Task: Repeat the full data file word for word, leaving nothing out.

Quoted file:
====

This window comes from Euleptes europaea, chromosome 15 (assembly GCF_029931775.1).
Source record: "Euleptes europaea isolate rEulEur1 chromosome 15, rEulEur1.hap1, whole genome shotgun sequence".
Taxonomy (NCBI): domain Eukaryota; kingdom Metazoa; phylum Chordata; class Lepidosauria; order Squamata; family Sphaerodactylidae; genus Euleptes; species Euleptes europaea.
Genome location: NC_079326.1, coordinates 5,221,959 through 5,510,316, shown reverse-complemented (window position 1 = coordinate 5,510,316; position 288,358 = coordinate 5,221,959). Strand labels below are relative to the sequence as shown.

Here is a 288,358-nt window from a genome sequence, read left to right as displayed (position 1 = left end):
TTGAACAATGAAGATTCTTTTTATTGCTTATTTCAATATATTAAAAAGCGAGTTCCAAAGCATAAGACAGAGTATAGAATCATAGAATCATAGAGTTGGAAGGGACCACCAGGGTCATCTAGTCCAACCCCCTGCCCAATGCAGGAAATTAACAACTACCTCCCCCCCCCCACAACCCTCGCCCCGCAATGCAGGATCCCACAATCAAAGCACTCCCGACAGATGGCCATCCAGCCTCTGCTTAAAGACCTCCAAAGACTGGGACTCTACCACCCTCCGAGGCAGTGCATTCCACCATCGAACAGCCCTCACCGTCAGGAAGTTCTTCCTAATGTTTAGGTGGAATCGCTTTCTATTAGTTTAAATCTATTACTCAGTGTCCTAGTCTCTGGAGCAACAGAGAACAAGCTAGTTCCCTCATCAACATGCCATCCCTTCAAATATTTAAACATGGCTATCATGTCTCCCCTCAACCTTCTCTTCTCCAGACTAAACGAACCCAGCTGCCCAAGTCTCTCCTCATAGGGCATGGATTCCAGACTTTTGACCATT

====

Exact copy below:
This window comes from Euleptes europaea, chromosome 15 (assembly GCF_029931775.1).
Source record: "Euleptes europaea isolate rEulEur1 chromosome 15, rEulEur1.hap1, whole genome shotgun sequence".
Taxonomy (NCBI): domain Eukaryota; kingdom Metazoa; phylum Chordata; class Lepidosauria; order Squamata; family Sphaerodactylidae; genus Euleptes; species Euleptes europaea.
Genome location: NC_079326.1, coordinates 5,221,959 through 5,510,316, shown reverse-complemented (window position 1 = coordinate 5,510,316; position 288,358 = coordinate 5,221,959). Strand labels below are relative to the sequence as shown.

Here is a 288,358-nt window from a genome sequence, read left to right as displayed (position 1 = left end):
TTGAACAATGAAGATTCTTTTTATTGCTTATTTCAATATATTAAAAAGCGAGTTCCAAAGCATAAGACAGAGTATAGAATCATAGAATCATAGAGTTGGAAGGGACCACCAGGGTCATCTAGTCCAACCCCCTGCCCAATGCAGGAAATTAACAACTACCTCCCCCCCCCCACAACCCTCGCCCCGCAATGCAGGATCCCACAATCAAAGCACTCCCGACAGATGGCCATCCAGCCTCTGCTTAAAGACCTCCAAAGACTGGGACTCTACCACCCTCCGAGGCAGTGCATTCCACCATCGAACAGCCCTCACCGTCAGGAAGTTCTTCCTAATGTTTAGGTGGAATCGCTTTCTATTAGTTTAAATCTATTACTCAGTGTCCTAGTCTCTGGAGCAACAGAGAACAAGCTAGTTCCCTCATCAACATGCCATCCCTTCAAATATTTAAACATGGCTATCATGTCTCCCCTCAACCTTCTCTTCTCCAGACTAAACGAACCCAGCTGCCCAAGTCTCTCCTCATAGGGCATGGATTCCAGACTTTTGACCATT